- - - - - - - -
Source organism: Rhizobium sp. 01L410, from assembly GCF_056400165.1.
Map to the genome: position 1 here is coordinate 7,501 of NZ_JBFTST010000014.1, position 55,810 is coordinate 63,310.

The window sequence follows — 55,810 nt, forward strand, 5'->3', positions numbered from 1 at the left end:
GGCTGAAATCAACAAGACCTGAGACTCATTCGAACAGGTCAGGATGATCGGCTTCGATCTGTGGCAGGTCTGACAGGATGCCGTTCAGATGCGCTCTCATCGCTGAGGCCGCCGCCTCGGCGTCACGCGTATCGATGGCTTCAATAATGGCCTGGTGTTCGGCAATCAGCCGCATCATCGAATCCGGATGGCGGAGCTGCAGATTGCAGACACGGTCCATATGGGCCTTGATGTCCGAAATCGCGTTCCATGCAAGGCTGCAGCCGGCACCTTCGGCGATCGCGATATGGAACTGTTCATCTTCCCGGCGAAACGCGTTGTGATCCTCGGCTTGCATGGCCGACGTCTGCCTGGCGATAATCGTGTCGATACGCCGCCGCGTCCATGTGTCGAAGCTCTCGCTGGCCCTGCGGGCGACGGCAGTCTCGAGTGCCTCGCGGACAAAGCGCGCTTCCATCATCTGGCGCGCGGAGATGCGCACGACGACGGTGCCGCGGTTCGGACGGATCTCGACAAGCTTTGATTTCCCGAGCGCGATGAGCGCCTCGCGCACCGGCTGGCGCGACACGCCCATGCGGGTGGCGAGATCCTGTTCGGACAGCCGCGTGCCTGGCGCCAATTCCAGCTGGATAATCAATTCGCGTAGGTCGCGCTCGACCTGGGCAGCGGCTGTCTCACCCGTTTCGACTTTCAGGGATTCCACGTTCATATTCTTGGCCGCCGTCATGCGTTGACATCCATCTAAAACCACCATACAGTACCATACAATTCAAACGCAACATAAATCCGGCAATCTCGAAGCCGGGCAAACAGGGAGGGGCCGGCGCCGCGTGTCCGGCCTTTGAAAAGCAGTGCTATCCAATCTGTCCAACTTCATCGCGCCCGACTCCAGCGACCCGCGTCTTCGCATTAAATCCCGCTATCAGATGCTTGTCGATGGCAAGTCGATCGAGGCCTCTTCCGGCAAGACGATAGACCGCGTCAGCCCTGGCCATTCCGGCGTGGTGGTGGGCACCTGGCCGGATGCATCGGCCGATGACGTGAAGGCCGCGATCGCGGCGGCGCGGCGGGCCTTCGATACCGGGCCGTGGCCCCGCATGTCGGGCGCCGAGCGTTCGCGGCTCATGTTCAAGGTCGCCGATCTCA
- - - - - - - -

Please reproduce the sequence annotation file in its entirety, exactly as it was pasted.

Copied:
Source organism: Rhizobium sp. 01L410, from assembly GCF_056400165.1.
Map to the genome: position 1 here is coordinate 7,501 of NZ_JBFTST010000014.1, position 55,810 is coordinate 63,310.

The window sequence follows — 55,810 nt, forward strand, 5'->3', positions numbered from 1 at the left end:
GGCTGAAATCAACAAGACCTGAGACTCATTCGAACAGGTCAGGATGATCGGCTTCGATCTGTGGCAGGTCTGACAGGATGCCGTTCAGATGCGCTCTCATCGCTGAGGCCGCCGCCTCGGCGTCACGCGTATCGATGGCTTCAATAATGGCCTGGTGTTCGGCAATCAGCCGCATCATCGAATCCGGATGGCGGAGCTGCAGATTGCAGACACGGTCCATATGGGCCTTGATGTCCGAAATCGCGTTCCATGCAAGGCTGCAGCCGGCACCTTCGGCGATCGCGATATGGAACTGTTCATCTTCCCGGCGAAACGCGTTGTGATCCTCGGCTTGCATGGCCGACGTCTGCCTGGCGATAATCGTGTCGATACGCCGCCGCGTCCATGTGTCGAAGCTCTCGCTGGCCCTGCGGGCGACGGCAGTCTCGAGTGCCTCGCGGACAAAGCGCGCTTCCATCATCTGGCGCGCGGAGATGCGCACGACGACGGTGCCGCGGTTCGGACGGATCTCGACAAGCTTTGATTTCCCGAGCGCGATGAGCGCCTCGCGCACCGGCTGGCGCGACACGCCCATGCGGGTGGCGAGATCCTGTTCGGACAGCCGCGTGCCTGGCGCCAATTCCAGCTGGATAATCAATTCGCGTAGGTCGCGCTCGACCTGGGCAGCGGCTGTCTCACCCGTTTCGACTTTCAGGGATTCCACGTTCATATTCTTGGCCGCCGTCATGCGTTGACATCCATCTAAAACCACCATACAGTACCATACAATTCAAACGCAACATAAATCCGGCAATCTCGAAGCCGGGCAAACAGGGAGGGGCCGGCGCCGCGTGTCCGGCCTTTGAAAAGCAGTGCTATCCAATCTGTCCAACTTCATCGCGCCCGACTCCAGCGACCCGCGTCTTCGCATTAAATCCCGCTATCAGATGCTTGTCGATGGCAAGTCGATCGAGGCCTCTTCCGGCAAGACGATAGACCGCGTCAGCCCTGGCCATTCCGGCGTGGTGGTGGGCACCTGGCCGGATGCATCGGCCGATGACGTGAAGGCCGCGATCGCGGCGGCGCGGCGGGCCTTCGATACCGGGCCGTGGCCCCGCATGTCGGGCGCCGAGCGTTCGCGGCTCATGTTCAAGGTCGCCGATCTCA